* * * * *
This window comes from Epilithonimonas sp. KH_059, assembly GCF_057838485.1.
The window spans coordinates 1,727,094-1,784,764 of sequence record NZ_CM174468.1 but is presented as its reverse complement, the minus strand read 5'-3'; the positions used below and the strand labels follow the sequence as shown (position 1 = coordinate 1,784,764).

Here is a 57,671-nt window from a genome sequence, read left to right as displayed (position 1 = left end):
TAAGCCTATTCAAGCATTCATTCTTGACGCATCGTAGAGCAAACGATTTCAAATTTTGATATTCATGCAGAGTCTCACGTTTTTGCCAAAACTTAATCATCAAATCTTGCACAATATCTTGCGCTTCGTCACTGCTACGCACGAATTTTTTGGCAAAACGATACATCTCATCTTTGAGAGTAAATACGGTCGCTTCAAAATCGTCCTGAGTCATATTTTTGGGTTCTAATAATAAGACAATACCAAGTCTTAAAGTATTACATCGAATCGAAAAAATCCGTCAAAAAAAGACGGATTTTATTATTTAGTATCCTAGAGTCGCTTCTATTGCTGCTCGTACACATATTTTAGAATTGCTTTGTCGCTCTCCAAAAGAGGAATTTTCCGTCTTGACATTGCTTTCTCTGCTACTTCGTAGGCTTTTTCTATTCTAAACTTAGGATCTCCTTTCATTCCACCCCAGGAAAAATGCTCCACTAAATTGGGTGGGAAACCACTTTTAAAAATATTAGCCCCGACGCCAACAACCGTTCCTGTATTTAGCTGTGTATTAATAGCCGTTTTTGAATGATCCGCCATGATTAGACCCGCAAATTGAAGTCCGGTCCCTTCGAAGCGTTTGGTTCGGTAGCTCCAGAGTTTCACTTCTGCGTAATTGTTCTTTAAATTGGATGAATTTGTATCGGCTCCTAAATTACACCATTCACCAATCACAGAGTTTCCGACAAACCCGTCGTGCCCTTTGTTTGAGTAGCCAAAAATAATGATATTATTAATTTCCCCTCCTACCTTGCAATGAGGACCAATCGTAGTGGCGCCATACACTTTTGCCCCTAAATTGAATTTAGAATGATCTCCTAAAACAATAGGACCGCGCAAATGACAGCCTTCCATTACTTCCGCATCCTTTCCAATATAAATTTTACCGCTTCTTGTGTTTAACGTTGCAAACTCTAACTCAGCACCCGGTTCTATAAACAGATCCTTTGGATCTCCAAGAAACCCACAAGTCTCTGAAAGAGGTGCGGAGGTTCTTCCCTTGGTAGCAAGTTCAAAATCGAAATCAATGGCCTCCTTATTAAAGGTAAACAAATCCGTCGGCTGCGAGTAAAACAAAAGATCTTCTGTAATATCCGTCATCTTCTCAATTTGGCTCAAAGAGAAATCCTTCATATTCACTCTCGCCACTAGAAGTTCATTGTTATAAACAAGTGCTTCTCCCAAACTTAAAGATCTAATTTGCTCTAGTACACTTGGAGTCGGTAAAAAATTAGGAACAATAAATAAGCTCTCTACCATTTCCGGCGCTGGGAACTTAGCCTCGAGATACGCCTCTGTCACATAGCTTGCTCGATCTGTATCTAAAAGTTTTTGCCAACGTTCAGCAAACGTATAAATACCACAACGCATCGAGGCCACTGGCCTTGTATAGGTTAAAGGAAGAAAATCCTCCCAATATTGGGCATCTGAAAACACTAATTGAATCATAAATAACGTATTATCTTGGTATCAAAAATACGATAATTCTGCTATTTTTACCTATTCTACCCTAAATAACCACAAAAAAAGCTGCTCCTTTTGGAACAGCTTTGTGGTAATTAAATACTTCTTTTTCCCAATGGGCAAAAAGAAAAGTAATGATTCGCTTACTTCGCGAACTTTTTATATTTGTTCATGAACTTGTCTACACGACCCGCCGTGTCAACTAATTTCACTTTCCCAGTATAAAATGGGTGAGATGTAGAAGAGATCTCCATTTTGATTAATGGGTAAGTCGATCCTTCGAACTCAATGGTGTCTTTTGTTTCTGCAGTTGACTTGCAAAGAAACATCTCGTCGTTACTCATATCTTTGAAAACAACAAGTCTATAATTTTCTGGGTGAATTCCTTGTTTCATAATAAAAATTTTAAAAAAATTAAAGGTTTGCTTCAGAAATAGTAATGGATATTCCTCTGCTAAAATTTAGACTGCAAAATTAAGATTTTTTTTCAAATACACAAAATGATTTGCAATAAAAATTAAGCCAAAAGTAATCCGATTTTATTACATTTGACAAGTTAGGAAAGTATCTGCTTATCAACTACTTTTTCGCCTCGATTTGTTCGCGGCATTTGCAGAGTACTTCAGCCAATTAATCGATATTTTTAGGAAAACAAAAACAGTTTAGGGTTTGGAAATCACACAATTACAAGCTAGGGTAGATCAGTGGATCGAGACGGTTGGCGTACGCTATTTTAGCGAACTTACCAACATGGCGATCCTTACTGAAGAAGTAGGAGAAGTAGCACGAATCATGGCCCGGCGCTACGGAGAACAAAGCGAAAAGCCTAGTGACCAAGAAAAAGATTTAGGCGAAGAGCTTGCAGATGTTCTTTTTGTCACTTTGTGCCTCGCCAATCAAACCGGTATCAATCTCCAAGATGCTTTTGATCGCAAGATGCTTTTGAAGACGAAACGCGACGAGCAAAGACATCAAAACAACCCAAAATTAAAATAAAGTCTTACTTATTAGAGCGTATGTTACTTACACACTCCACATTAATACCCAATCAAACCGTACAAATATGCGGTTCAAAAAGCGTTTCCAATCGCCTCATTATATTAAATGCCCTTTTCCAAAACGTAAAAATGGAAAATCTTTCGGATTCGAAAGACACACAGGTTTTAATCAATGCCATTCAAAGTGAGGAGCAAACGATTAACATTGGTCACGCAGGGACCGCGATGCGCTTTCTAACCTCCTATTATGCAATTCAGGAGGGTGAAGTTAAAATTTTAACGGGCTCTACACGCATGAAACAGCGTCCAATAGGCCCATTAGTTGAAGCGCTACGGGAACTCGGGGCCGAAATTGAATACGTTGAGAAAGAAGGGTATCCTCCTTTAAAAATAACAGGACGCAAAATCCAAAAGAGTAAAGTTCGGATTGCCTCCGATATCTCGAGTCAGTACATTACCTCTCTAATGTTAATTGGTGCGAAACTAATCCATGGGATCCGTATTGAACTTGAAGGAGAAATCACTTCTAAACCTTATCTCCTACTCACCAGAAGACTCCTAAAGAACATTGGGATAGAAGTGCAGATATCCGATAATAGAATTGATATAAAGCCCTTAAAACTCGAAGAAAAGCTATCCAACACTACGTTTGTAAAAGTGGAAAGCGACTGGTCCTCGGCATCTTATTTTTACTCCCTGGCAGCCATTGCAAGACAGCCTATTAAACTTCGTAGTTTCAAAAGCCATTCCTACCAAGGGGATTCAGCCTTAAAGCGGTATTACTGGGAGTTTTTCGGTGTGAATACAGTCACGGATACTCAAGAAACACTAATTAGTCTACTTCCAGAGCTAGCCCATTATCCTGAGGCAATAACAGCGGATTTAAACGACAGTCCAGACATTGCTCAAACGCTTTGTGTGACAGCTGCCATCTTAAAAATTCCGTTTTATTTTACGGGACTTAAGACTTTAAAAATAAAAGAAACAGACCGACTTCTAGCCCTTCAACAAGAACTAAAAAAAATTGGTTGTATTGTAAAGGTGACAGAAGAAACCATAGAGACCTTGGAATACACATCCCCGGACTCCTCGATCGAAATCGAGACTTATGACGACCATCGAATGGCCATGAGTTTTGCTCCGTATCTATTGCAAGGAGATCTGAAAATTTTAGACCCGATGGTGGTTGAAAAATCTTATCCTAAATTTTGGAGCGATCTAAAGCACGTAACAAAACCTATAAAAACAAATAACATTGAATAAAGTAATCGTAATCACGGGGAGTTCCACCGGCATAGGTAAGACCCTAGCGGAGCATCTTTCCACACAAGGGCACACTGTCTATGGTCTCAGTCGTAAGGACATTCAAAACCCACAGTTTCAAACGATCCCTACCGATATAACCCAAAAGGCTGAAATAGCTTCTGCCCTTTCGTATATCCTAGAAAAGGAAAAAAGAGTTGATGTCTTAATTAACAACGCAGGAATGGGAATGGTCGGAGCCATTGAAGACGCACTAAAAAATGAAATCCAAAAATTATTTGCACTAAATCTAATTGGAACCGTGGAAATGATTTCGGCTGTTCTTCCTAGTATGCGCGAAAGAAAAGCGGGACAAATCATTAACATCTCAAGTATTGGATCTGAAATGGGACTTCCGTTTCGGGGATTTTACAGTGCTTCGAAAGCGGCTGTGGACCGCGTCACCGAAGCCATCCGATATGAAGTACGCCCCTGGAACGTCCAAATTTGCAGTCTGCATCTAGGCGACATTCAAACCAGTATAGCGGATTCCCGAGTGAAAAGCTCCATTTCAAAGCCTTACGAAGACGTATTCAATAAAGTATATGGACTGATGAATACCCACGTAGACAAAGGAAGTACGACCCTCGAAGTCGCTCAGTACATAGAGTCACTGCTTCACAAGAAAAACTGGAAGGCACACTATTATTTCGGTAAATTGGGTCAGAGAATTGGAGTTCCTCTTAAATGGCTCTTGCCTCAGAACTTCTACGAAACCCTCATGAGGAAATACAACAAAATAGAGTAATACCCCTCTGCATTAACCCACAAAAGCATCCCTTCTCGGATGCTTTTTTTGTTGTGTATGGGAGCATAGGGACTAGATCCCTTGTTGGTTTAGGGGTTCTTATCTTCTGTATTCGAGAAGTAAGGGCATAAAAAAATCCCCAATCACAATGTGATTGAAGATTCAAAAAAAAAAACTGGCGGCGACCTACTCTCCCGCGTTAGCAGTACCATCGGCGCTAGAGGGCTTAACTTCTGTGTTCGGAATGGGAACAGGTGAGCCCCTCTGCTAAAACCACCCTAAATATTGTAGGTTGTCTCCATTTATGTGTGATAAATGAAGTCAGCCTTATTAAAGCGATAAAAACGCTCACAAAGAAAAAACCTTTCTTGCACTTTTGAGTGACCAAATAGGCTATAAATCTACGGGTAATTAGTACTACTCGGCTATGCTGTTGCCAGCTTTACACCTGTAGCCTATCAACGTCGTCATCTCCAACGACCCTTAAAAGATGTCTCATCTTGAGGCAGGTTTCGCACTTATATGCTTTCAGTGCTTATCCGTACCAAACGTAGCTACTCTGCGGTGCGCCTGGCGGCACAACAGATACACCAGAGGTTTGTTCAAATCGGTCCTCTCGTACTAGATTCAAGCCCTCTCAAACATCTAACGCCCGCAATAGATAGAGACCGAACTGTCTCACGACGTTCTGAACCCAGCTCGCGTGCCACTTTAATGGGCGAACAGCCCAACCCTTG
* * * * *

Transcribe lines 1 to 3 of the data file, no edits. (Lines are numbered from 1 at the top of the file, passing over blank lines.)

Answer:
This window comes from Epilithonimonas sp. KH_059, assembly GCF_057838485.1.
The window spans coordinates 1,727,094-1,784,764 of sequence record NZ_CM174468.1 but is presented as its reverse complement, the minus strand read 5'-3'; the positions used below and the strand labels follow the sequence as shown (position 1 = coordinate 1,784,764).

Here is a 57,671-nt window from a genome sequence, read left to right as displayed (position 1 = left end):